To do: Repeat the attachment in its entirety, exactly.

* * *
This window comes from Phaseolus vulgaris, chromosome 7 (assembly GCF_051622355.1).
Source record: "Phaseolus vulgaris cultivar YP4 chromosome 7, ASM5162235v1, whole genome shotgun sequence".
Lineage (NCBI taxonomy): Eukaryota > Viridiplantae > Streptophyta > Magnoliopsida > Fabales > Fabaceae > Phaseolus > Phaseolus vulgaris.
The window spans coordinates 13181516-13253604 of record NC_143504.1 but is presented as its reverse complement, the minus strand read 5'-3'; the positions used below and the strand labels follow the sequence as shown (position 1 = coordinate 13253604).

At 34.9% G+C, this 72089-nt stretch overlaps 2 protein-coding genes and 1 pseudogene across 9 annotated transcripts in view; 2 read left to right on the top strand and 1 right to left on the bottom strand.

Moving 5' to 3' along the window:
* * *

This window comes from Phaseolus vulgaris, chromosome 7 (assembly GCF_051622355.1).
Source record: "Phaseolus vulgaris cultivar YP4 chromosome 7, ASM5162235v1, whole genome shotgun sequence".
Lineage (NCBI taxonomy): Eukaryota > Viridiplantae > Streptophyta > Magnoliopsida > Fabales > Fabaceae > Phaseolus > Phaseolus vulgaris.
The window spans coordinates 13181516-13253604 of record NC_143504.1 but is presented as its reverse complement, the minus strand read 5'-3'; the positions used below and the strand labels follow the sequence as shown (position 1 = coordinate 13253604).

At 34.9% G+C, this 72089-nt stretch overlaps 2 protein-coding genes and 1 pseudogene across 9 annotated transcripts in view; 2 read left to right on the top strand and 1 right to left on the bottom strand.

Moving 5' to 3' along the window: